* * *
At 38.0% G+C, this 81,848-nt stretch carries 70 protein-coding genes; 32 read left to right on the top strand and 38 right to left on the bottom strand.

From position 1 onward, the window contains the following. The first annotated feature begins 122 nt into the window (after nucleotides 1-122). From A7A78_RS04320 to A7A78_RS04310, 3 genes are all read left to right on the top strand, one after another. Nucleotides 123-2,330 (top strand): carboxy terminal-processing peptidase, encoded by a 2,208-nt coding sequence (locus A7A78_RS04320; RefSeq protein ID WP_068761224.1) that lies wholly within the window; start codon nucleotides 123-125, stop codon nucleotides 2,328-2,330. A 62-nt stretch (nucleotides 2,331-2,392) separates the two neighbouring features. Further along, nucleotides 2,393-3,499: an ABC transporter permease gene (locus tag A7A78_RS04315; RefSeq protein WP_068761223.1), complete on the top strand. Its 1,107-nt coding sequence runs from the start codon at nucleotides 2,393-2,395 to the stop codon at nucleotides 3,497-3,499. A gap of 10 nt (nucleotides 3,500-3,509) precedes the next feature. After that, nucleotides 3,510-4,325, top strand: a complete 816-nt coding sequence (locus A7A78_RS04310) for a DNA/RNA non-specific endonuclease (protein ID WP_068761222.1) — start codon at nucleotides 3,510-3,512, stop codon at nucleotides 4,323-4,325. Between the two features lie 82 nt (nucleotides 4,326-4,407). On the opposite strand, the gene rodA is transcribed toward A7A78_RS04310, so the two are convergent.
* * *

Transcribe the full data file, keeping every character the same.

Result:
At 38.0% G+C, this 81,848-nt stretch carries 70 protein-coding genes; 32 read left to right on the top strand and 38 right to left on the bottom strand.

From position 1 onward, the window contains the following. The first annotated feature begins 122 nt into the window (after nucleotides 1-122). From A7A78_RS04320 to A7A78_RS04310, 3 genes are all read left to right on the top strand, one after another. Nucleotides 123-2,330 (top strand): carboxy terminal-processing peptidase, encoded by a 2,208-nt coding sequence (locus A7A78_RS04320; RefSeq protein ID WP_068761224.1) that lies wholly within the window; start codon nucleotides 123-125, stop codon nucleotides 2,328-2,330. A 62-nt stretch (nucleotides 2,331-2,392) separates the two neighbouring features. Further along, nucleotides 2,393-3,499: an ABC transporter permease gene (locus tag A7A78_RS04315; RefSeq protein WP_068761223.1), complete on the top strand. Its 1,107-nt coding sequence runs from the start codon at nucleotides 2,393-2,395 to the stop codon at nucleotides 3,497-3,499. A gap of 10 nt (nucleotides 3,500-3,509) precedes the next feature. After that, nucleotides 3,510-4,325, top strand: a complete 816-nt coding sequence (locus A7A78_RS04310) for a DNA/RNA non-specific endonuclease (protein ID WP_068761222.1) — start codon at nucleotides 3,510-3,512, stop codon at nucleotides 4,323-4,325. Between the two features lie 82 nt (nucleotides 4,326-4,407). On the opposite strand, the gene rodA is transcribed toward A7A78_RS04310, so the two are convergent.